Thursday, February 5, 2004

Ohio’s governor says he will sign a measure passed by the General Assembly yesterday banning same-sex “marriages.”

Proponents say this move should discourage court challenges stemming from the Massachusetts high court ruling that homosexuals have a right to such unions.

“As things now stand, if another state has a law, you have to honor it. We don’t want Massachusetts to write the laws for Ohio,” said Bob Reed, a legislative aide for Rep. Mike Gilb, who is chairman of the Republican-controlled Ohio House of Representatives’ Committee on Juvenile and Family Law.

A 1934 U.S. Supreme Court decision requires states to recognize marriages from other states — in most circumstances.

Gov. Bob Taft, a Republican, will sign the bill by the Feb. 16 deadline, his spokesman, Orest Holubec, said yesterday. The House passed the bill 72-22 yesterday. The Senate, also dominated by Republicans, previously approved the bill by a narrower margin.

Mr. Reed said the legal need for the legislation is because of the “full faith and credit” clause of the Constitution.

“The clause says that states, by full faith and credit, must honor laws of other states, unless the home state has something different and a strong public policy” on that issue, Mr. Reed said yesterday.

Ohio’s bill is considered one of the toughest same-sex “marriage” bans in the United States, mainly because it prohibits state employees, regardless of sexual orientation, from getting marital benefits for unmarried partners.

The legislation, sponsored by Republican Rep. Bill Seitz, stipulates that same-sex “marriages” would be “against the strong public policy of the state.”

It also prohibits Ohio from recognizing any “public act or judicial proceeding” from any jurisdiction that provides the benefits of marriage to unwed couples.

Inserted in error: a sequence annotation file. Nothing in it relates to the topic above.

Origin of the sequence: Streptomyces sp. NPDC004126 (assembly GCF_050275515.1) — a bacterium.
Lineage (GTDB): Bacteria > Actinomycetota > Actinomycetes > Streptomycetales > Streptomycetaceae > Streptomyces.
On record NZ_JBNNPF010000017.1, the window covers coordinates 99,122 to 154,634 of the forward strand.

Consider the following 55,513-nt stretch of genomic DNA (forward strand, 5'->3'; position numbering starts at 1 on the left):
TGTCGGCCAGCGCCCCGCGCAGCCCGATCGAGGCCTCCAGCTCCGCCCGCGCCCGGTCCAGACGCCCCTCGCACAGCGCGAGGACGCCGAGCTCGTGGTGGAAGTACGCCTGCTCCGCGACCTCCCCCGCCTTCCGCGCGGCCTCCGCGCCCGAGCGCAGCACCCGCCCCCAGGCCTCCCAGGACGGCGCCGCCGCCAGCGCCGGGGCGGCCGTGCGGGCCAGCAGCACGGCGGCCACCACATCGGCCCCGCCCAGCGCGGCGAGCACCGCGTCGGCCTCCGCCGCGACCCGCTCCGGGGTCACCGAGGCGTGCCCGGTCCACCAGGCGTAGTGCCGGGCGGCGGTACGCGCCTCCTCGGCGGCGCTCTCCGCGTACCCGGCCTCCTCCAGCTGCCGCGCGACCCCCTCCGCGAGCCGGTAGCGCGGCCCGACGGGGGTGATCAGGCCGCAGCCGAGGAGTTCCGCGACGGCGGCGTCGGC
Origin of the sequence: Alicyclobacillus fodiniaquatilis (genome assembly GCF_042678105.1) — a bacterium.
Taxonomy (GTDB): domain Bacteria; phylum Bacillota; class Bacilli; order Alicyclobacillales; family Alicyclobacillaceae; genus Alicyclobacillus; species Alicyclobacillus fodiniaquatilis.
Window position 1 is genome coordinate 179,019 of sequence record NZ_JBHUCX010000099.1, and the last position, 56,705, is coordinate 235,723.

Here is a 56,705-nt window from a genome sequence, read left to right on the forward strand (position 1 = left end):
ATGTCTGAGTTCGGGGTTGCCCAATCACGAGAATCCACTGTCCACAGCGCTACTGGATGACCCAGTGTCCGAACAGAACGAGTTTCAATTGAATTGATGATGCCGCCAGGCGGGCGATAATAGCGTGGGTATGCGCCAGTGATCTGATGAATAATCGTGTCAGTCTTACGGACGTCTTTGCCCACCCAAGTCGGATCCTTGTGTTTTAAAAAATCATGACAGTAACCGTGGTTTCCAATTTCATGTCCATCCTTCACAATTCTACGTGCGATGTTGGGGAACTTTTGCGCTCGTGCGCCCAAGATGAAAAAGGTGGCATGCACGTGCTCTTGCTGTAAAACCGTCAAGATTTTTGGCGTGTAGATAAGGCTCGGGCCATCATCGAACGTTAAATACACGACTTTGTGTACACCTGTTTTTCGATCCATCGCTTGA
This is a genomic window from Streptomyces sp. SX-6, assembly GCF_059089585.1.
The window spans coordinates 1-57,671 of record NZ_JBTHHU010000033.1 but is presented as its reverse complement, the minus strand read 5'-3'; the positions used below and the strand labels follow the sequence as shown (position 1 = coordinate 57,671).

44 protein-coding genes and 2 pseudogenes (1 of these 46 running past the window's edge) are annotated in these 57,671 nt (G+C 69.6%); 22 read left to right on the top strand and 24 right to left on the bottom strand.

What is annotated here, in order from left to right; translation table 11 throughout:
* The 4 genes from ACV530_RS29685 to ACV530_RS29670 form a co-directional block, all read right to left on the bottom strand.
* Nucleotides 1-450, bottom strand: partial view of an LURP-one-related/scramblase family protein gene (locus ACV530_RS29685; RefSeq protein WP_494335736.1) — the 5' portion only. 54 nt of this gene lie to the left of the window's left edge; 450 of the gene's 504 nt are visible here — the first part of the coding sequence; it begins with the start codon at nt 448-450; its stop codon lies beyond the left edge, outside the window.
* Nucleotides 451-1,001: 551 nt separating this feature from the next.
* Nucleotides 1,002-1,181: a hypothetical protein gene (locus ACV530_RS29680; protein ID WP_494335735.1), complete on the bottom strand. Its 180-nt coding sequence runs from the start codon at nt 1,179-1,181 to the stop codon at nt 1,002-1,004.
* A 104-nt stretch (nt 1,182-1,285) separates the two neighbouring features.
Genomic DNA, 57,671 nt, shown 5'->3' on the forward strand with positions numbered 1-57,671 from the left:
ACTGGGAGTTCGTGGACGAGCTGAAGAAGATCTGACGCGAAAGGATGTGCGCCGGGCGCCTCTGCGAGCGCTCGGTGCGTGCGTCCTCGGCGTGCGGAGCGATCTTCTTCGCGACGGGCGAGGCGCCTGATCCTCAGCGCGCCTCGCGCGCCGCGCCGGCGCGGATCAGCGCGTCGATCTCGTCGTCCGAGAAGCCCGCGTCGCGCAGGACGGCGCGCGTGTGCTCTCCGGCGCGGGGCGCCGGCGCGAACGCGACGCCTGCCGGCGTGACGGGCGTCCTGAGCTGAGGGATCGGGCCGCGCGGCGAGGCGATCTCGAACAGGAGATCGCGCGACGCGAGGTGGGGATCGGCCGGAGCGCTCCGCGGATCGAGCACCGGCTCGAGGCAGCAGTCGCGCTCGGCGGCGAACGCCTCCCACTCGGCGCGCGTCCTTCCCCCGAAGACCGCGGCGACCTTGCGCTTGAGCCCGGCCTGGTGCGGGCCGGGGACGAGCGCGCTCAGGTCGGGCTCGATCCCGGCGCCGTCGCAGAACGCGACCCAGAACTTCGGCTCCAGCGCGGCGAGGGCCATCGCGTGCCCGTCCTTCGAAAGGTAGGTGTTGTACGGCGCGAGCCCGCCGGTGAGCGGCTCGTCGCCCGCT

Mr. Reed said existing state law says marriages are between a man and a woman, each at least 16 years old, who “are not nearer in kin than second cousins,” but that it was “not specifically clear” that homosexuals could not “marry.”

Seth Kilbourn, national field director of the Human Rights Campaign, the nation’s largest homosexual rights lobbying group, said, “The passage of this bill will do great damage to gay and lesbian couples and families in Ohio and deny them the security and benefits other couples enjoy.”

Mr. Kilbourn said the measure will be a “grave threat” both to homosexual and heterosexual couples in Ohio.

“We’ll look at all options to minimize the damage,” he said.

Lambda Legal Defense, a legal advocacy group for homosexuals, declined to say yesterday whether it will challenge Ohio’s same-sex “marriage” ban.

Mr. Taft’s office said they received more than 11,353 letters, faxes, e-mails and phone calls about HB 272. As of late yesterday, there were 5,806 opponents, compared with 5,547 supporters, a staffer said.

Thirty-seven states have enacted laws recognizing only marriages between members of the opposite sex. Unlike some, the Ohio law will not be a constitutional amendment, Mr. Reed said.

In Iowa, where only marriages between a man and woman are recognized, the state supreme court agreed yesterday to review a divorce agreement granted to two lesbians who wanted to end the civil union they obtained in Vermont.

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